Safety concerns over passenger transport of lithium batteries has propelled European regulators to explore whether they could reasonably be detected using airport security screening equipment.

Lithium batteries have long been a concern owing to the potential for thermal runaway, and the generation of smoke and fire.

“Given their ubiquitous application in an ever-wider range of electric and electronic products, the amount of lithium metal and ion batteries transported by air is constantly growing,” says the European Union Aviation Safety Agency.

It says such batteries – whether contained in equipment or not – are “one of the main causes” of cabin incidents.

Although lithium batteries are permitted in cabin baggage, within limits, there are restrictions on carriage in hold luggage – with prohibitions on power banks, spare batteries, and electronic cigarettes.

baggage screening-c-Smiths Detection

Source: Smiths Detection

EASA will assess the potential for lithium-battery detection in hold and cabin baggage

EASA says the routine screening of cabin and hold baggage presents an opportunity to examine whether battery detection is feasible.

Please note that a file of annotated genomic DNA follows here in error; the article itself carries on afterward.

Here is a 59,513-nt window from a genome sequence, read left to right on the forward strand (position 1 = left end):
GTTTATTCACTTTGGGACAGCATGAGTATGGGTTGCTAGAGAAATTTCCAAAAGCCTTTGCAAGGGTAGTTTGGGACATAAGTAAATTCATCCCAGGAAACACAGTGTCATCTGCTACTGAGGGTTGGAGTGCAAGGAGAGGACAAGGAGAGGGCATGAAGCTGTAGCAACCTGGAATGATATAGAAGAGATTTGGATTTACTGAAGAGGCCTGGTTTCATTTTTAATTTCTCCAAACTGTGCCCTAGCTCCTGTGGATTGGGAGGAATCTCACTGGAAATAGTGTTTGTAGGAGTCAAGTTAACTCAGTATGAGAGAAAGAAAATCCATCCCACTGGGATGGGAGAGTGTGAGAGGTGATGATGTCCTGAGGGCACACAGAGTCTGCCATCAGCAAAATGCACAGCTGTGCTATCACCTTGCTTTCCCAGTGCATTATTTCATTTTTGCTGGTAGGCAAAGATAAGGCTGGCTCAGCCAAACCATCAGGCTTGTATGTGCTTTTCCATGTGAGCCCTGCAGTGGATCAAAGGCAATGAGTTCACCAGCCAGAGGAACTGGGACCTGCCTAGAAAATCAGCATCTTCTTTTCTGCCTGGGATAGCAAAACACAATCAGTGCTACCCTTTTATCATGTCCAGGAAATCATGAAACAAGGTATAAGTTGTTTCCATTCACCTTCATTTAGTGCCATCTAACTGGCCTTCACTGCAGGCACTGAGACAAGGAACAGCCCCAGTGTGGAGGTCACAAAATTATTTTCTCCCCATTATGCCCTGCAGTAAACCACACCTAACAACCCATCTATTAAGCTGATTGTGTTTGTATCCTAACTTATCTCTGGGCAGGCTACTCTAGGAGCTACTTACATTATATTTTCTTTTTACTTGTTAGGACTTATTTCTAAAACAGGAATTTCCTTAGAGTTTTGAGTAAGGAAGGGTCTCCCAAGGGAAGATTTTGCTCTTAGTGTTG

“There is a need to investigate possible technical, operational and regulatory solutions to support [detection of lithium batteries] without affecting the performance of screening operations,” it adds.

This will form the basis of a new project that EASA has put out to tender, and for which it expects to award a contract in November.

“Using security screening equipment with dedicated algorithms or software enabling or facilitating the detection of lithium batteries should be considered as one of the key elements,” says EASA.

The project will look to identify the main limitations and constraints, as well as financial costs, of implementing such solutions – including assessment of the additional training and competencies that will be required of security personnel.

Researchers will look at the criteria and capabilities – including off-the-shelf systems – for detecting lithium batteries with capacity exceeding 100Wh.

EASA says the project, which is set to run for 15 months, will include conducting detection-performance tests at a European airport which handles at least 2 million passengers per year.